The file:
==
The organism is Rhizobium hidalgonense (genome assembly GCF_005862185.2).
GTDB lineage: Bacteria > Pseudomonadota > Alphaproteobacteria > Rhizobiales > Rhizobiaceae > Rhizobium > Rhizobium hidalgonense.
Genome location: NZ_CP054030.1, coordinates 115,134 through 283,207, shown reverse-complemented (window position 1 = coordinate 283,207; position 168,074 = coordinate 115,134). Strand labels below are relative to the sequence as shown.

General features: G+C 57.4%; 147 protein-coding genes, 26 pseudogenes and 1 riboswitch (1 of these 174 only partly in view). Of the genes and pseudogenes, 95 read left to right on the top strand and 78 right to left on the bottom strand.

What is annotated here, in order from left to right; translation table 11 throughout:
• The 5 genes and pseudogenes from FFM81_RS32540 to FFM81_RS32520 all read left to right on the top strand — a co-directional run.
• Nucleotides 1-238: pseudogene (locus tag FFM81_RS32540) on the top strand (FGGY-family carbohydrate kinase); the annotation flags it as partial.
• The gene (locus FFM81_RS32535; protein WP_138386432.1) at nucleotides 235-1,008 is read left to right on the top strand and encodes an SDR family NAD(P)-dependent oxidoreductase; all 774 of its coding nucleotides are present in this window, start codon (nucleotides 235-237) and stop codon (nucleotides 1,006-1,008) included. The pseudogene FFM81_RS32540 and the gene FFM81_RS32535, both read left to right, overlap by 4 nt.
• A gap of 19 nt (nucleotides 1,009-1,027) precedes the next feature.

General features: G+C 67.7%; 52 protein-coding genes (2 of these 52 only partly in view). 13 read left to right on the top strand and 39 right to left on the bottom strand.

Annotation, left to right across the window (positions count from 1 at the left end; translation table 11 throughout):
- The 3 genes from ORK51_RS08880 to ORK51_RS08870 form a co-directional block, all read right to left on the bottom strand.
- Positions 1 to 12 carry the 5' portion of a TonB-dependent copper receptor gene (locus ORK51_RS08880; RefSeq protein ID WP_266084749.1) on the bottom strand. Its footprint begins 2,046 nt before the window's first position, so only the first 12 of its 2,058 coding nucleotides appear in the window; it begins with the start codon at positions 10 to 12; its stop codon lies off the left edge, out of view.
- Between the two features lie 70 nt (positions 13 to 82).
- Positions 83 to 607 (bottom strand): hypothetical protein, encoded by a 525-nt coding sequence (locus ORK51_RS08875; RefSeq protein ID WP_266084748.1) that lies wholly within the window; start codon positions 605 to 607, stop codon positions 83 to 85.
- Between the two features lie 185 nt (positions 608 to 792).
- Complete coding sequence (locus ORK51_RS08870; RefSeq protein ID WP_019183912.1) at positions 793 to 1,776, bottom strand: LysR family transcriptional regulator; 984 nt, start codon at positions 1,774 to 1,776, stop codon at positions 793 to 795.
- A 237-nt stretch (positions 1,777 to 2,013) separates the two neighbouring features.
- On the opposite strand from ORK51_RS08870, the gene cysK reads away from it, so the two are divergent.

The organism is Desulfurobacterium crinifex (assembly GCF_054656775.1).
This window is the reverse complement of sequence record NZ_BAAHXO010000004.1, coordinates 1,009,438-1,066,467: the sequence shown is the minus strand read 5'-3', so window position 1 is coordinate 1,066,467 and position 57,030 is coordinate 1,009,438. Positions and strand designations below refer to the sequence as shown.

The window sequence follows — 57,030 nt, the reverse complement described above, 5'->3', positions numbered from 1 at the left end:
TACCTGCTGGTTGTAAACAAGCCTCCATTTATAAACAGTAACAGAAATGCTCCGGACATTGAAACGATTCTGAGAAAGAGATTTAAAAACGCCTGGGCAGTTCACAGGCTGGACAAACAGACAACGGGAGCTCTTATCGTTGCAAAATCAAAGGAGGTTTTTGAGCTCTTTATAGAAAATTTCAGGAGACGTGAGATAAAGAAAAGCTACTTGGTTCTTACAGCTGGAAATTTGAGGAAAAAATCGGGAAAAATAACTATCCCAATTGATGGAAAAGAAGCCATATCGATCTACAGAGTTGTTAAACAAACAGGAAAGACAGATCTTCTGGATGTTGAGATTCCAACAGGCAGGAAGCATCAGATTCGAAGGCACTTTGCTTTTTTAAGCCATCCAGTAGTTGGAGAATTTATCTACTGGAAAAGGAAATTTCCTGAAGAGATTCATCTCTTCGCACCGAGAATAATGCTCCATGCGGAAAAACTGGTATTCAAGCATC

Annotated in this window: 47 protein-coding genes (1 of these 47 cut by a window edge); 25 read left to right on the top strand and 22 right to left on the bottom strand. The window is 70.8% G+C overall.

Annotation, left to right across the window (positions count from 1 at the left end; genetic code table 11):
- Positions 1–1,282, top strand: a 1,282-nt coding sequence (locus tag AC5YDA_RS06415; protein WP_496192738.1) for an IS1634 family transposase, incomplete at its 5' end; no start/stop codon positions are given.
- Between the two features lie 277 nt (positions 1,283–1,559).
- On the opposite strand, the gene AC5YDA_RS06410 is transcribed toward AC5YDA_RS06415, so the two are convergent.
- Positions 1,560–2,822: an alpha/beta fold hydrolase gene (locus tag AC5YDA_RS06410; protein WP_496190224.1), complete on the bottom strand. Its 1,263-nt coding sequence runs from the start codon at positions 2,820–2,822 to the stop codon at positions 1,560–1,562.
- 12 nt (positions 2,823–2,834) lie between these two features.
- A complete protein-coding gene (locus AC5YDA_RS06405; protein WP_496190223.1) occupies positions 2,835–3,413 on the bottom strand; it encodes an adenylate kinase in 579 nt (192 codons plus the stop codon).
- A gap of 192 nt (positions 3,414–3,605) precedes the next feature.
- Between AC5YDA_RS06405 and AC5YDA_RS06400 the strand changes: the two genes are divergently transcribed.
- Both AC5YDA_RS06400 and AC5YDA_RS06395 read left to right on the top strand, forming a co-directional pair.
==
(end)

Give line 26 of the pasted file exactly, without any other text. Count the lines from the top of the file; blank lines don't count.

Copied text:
- Positions 1–1,282, top strand: a 1,282-nt coding sequence (locus tag AC5YDA_RS06415; protein WP_496192738.1) for an IS1634 family transposase, incomplete at its 5' end; no start/stop codon positions are given.